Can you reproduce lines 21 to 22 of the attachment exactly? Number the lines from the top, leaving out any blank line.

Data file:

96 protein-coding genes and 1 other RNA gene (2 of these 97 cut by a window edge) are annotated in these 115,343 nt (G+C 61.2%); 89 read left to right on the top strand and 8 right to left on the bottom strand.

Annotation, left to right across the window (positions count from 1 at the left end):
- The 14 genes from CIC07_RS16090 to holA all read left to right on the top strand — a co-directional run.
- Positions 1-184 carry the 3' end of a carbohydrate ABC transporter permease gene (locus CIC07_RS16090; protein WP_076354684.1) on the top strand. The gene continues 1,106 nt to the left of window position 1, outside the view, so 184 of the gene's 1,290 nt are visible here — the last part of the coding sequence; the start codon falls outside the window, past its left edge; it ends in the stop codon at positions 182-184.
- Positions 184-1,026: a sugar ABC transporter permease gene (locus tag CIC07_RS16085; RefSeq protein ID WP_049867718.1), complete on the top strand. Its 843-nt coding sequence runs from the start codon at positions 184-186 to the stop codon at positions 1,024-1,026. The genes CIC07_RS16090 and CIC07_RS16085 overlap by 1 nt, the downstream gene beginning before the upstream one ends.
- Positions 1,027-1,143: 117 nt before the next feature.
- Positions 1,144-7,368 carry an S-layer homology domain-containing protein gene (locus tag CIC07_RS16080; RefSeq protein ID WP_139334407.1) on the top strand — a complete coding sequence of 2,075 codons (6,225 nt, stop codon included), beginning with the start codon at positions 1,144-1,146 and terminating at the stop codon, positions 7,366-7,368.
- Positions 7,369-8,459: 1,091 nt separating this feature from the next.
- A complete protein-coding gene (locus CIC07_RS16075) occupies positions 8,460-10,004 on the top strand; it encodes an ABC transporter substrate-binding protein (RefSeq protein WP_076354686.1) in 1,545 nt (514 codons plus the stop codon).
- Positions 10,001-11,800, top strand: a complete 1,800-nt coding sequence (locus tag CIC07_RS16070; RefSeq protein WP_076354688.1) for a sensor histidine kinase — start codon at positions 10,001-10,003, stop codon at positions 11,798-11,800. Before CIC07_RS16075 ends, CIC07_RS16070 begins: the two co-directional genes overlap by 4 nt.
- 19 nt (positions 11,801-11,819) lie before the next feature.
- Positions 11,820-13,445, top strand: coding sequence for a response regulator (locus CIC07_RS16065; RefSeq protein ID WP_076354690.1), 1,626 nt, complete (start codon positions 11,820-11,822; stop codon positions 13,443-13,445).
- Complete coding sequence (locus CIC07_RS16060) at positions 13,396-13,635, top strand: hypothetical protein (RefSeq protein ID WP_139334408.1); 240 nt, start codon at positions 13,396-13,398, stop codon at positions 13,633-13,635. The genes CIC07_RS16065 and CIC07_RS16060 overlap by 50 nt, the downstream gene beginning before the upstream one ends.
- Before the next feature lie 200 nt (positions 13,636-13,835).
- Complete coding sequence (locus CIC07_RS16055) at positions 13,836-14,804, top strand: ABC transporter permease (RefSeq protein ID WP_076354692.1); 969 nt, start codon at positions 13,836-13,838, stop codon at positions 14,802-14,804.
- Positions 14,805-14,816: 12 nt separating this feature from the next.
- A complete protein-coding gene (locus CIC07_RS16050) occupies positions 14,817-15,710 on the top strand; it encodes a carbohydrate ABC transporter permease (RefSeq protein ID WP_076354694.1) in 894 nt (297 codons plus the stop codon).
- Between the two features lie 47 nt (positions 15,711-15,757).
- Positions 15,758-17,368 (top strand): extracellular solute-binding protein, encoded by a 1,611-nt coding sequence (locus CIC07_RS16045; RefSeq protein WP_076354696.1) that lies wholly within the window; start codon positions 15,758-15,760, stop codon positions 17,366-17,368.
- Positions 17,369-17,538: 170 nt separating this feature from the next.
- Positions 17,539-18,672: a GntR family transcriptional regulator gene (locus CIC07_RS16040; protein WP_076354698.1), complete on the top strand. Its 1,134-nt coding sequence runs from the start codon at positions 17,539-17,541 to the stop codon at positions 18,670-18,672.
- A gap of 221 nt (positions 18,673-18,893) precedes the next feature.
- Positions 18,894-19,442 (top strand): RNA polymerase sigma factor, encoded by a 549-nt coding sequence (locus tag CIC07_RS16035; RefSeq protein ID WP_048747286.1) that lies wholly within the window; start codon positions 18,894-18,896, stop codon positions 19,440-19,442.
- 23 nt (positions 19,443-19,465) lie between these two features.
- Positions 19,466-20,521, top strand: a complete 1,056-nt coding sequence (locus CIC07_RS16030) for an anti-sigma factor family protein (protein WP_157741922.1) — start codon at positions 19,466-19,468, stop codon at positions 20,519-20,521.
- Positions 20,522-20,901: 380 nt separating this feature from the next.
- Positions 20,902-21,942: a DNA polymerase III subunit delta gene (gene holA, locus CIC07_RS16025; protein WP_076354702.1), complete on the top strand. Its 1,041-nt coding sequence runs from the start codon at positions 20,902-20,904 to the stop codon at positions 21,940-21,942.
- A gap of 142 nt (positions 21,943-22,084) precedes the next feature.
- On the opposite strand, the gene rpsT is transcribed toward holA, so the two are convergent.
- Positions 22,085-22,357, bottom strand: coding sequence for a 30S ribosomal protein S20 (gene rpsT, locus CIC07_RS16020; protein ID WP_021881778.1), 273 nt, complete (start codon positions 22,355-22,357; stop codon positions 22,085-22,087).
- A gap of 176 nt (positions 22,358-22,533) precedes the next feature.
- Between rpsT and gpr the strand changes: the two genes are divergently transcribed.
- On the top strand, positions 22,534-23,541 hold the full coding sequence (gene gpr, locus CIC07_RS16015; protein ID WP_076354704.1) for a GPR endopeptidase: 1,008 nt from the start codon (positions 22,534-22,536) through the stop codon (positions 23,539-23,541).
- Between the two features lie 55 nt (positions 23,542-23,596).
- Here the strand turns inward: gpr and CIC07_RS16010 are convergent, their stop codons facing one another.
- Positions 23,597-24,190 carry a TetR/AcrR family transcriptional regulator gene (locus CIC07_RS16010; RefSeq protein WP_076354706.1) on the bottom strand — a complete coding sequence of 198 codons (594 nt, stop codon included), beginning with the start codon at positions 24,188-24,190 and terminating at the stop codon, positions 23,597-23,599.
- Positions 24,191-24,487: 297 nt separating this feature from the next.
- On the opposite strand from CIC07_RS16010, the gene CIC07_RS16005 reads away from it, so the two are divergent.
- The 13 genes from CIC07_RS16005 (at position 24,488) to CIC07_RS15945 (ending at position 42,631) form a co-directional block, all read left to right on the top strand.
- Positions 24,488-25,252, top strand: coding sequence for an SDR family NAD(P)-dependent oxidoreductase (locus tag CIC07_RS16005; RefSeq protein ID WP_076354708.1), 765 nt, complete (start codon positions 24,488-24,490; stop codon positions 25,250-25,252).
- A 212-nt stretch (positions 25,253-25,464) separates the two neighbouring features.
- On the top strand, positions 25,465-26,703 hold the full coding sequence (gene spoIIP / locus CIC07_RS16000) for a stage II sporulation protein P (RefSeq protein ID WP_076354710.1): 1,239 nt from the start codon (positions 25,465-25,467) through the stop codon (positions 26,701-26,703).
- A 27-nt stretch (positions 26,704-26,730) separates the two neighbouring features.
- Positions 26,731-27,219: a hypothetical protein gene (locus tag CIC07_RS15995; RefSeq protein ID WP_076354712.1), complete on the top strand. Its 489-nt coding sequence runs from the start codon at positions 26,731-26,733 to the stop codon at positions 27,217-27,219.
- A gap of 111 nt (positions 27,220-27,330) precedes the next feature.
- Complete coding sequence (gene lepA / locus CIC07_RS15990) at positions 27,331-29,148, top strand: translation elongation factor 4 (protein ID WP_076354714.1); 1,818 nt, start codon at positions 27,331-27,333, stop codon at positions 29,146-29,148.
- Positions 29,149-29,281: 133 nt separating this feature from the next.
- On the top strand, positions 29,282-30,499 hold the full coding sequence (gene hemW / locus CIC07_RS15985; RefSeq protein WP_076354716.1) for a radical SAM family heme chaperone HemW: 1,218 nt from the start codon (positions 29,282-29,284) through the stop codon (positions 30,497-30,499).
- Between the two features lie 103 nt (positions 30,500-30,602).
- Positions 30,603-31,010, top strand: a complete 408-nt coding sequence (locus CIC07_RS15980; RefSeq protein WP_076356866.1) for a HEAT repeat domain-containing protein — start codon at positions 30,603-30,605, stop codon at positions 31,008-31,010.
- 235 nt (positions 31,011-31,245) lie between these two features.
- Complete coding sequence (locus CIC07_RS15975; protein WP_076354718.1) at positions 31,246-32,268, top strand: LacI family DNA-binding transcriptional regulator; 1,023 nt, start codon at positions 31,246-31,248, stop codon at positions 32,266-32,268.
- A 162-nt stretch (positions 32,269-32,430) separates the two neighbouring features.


- Positions 17,539-18,672: a GntR family transcriptional regulator gene (locus CIC07_RS16040; protein WP_076354698.1), complete on the top strand. Its 1,134-nt coding sequence runs from the start codon at positions 17,539-17,541 to the stop codon at positions 18,670-18,672.
- A gap of 221 nt (positions 18,673-18,893) precedes the next feature.